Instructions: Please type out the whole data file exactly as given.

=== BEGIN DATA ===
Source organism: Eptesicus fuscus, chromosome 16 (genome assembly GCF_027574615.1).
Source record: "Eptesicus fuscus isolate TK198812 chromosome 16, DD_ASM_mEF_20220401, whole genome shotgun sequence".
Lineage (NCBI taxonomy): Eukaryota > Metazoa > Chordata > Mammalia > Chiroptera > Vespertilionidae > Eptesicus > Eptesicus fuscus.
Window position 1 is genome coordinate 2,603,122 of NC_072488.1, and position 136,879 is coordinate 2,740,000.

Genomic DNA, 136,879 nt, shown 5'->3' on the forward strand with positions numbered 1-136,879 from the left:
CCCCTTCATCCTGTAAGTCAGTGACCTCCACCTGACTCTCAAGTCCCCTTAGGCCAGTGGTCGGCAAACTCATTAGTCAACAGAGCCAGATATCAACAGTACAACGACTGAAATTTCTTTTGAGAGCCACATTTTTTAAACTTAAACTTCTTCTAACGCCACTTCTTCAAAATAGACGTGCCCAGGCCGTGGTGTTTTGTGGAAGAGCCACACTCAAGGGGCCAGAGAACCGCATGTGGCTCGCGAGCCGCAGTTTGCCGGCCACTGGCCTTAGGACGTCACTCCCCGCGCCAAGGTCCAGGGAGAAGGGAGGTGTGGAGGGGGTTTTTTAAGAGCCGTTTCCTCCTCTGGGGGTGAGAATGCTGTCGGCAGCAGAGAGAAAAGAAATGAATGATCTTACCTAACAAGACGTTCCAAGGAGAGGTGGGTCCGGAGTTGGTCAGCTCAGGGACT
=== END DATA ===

Source organism: Eptesicus fuscus, chromosome 16 (genome assembly GCF_027574615.1).
Source record: "Eptesicus fuscus isolate TK198812 chromosome 16, DD_ASM_mEF_20220401, whole genome shotgun sequence".
Lineage (NCBI taxonomy): Eukaryota > Metazoa > Chordata > Mammalia > Chiroptera > Vespertilionidae > Eptesicus > Eptesicus fuscus.
Window position 1 is genome coordinate 2,603,122 of NC_072488.1, and position 136,879 is coordinate 2,740,000.

Genomic DNA, 136,879 nt, shown 5'->3' on the forward strand with positions numbered 1-136,879 from the left:
CCCCTTCATCCTGTAAGTCAGTGACCTCCACCTGACTCTCAAGTCCCCTTAGGCCAGTGGTCGGCAAACTCATTAGTCAACAGAGCCAGATATCAACAGTACAACGACTGAAATTTCTTTTGAGAGCCACATTTTTTAAACTTAAACTTCTTCTAACGCCACTTCTTCAAAATAGACGTGCCCAGGCCGTGGTGTTTTGTGGAAGAGCCACACTCAAGGGGCCAGAGAACCGCATGTGGCTCGCGAGCCGCAGTTTGCCGGCCACTGGCCTTAGGACGTCACTCCCCGCGCCAAGGTCCAGGGAGAAGGGAGGTGTGGAGGGGGTTTTTTAAGAGCCGTTTCCTCCTCTGGGGGTGAGAATGCTGTCGGCAGCAGAGAGAAAAGAAATGAATGATCTTACCTAACAAGACGTTCCAAGGAGAGGTGGGTCCGGAGTTGGTCAGCTCAGGGACT